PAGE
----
Vince McMahon cynically plays ‘Mr. McMahon’ on WWE ‘SmackDown’

As a disgraced Vince McMahon stared at the thousands in attendance at the Target Center in Minneapolis to kick off the live broadcast of WWE’s Friday Night SmackDown on Friday, he invoked his company’s signature slogan: “Then. Now. Forever. Together.” The most important of those four pillars, he stressed, is the ultimate one: together. Strange feelings from someone who had stepped down from his decades-long role as chief executive and chairman following revelations in the Wall Street Journal earlier that day that he allegedly paid millions to silence a former paralegal with whom he was having an extramarital affair.

But the appearance of the 76-year-old billionaire was strategically separated from reality Moment when it was announced. (The woman he’s said to have paid off was 41 at the time of their reported relationship in 2019, and was also reportedly offered “like a toy” to John Laurinaitis, WWE’s head of talent relations.) The peacock mogul strutted down the Entry ramp to open “SmackDown” and in the end Vincent Kennedy McMahon didn’t ramp up just as quickly. It was his on-screen alter ego, “Mr. McMahon,” a disguise behind a disguise McMahon has inhabited for years to both buff his good faith as an on-screen tough guy and to parody his very real reputation as a controlling megalomaniac. The same tireless promoter whose show-must-go-on mentality has only hardened since WWE began airing several hours of live and recorded content each week looked at the timing of today’s prime-time broadcast through a lens: opportunity.

While Vince has temporarily ceded C-suite authority and handed the reins to daughter Stephanie a month after her own publicly declared leave of absence for ironic family reasons, WWE confirmed in a company release that he will retain creative control over all programming. Which, on that day, meant there was no way to stop the sports entertainment master manipulator from using mainstream media attention for his own ends, no matter how humiliating or misleading the spectacle.

While this approach sounds like a page out of his longtime ally Donald Trump’s playbook, the key takeaway is that it is Trump who has always tried to keep up with his wiser friend. (Unlike the gilded former president, McMahon endured a volatile childhood in a North Carolina trailer park before taking over and expanding his father’s business.)

The truth is, Vince doesn’t have much to lose, and he knows it. He has been open in the past about being unfaithful to his wife, Linda, who served as Administrator of the Small Business Administration under Trump. He has repeatedly escaped federal scrutiny, most notably in 1994 when he evaded conviction for allegedly using WWE as a glorified steroid sales thug. (As we speak, WWE is co-producing a scripted series about the scandal.)

More recently, he escaped unscathed after ex-wrestler Ashley Massaro accused him of negligence for his failure to act after she was allegedly raped overseas by a military medic as part of a WWE tour of military bases. (Ditto a class action lawsuit filed by Massaro and others that the company was responsible for neurological injuries sustained in the ring.) Massaro tragically died by suicide in 2019.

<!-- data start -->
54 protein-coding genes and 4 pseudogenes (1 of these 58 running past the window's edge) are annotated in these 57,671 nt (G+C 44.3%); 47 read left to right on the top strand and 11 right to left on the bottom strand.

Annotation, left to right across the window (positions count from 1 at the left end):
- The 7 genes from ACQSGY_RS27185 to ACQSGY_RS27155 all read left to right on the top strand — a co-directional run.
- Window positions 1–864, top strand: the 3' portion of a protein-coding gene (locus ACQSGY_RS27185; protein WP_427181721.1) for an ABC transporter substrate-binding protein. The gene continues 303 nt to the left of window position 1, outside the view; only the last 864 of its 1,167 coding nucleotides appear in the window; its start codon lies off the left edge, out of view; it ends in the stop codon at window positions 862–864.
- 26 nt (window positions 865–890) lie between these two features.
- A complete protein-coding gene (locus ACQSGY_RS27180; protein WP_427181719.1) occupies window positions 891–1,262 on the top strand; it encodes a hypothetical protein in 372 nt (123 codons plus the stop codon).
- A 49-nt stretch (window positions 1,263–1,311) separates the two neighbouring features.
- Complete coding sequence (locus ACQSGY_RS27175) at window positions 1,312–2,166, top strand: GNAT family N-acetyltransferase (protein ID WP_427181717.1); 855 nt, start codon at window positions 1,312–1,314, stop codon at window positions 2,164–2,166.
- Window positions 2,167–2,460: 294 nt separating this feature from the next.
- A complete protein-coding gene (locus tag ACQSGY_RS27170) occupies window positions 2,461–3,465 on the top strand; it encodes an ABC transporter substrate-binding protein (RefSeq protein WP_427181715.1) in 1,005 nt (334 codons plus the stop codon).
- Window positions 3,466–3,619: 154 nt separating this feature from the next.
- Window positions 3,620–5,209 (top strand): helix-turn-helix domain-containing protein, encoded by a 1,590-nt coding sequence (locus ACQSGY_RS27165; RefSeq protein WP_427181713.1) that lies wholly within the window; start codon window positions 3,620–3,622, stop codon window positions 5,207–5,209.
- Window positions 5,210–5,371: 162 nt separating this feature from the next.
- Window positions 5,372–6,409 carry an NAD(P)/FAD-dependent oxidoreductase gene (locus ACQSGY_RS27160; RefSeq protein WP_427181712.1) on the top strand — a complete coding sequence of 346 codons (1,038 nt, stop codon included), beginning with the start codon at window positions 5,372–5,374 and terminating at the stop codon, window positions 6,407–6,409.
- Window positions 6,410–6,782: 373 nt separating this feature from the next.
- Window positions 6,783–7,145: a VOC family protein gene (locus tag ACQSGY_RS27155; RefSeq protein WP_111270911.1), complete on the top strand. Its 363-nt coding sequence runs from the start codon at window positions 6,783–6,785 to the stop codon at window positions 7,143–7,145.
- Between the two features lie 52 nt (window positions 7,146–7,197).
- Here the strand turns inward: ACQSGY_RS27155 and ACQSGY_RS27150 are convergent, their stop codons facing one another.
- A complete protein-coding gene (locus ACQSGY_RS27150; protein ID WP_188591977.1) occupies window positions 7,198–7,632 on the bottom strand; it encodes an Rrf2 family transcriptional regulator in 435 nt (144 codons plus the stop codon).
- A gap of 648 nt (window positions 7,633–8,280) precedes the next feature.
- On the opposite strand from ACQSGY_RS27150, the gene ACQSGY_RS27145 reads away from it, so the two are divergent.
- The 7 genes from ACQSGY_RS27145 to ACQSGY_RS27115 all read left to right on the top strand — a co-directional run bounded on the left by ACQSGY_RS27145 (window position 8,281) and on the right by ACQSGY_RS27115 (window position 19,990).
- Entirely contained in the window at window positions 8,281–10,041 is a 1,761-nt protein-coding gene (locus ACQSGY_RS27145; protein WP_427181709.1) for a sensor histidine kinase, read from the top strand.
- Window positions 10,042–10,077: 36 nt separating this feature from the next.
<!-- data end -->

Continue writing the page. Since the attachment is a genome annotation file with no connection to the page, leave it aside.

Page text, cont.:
In a detail that appears to have been overlooked, McMahon even hinted at guilt since news of his latest alleged indiscretion broke, offering in a company press release that he would “give my full cooperation in the Special Committee’s investigation and myself.” promised will do everything to assist the investigation. I have also pledged to accept the findings and findings of the investigation, whatever they may be.”

Those words betray the audacity of someone who may have lost the trust and respect of a segment of viewers and even interest groups, but still owns a majority of stock in the company he ran for 40 years. And that confidence helps illustrate how someone under that kind of scrutiny in a post-#MeToo culture can so comfortably re-assume a thinly veiled persona dreamed up when WWE was on the ropes against serious competition a quarter-century ago . (It was then Ted Turner’s World Championship Wrestling, now it’s upstart billionaire Tony Khan’s All Elite Wrestling.)

Competition is what drives Vince McMahon – competition for ratings, global dominance, social media saturation, prestige, alpha male pride and the adoration of millions. He doesn’t care what people think of Vince McMahon, but he does White how his fanbase feels about Mr. McMahon, and he’s played both sides against center in Minneapolis.

Meanwhile, his daughter has dutifully filled the credibility gap by piggybacking on her father’s not-quite-mea culpa, adding that she is “committed to working with the independent directors to strengthen our culture and our company.”

But unlike almost every other company in modern times, this workplace evolution must coexist with the personal misconduct and creative whims of a nominally deposed mad king who insists on defying infamy.

In other words, they will endure this scandal together. Vince McMahon cynically plays ‘Mr. McMahon’ on WWE ‘SmackDown’

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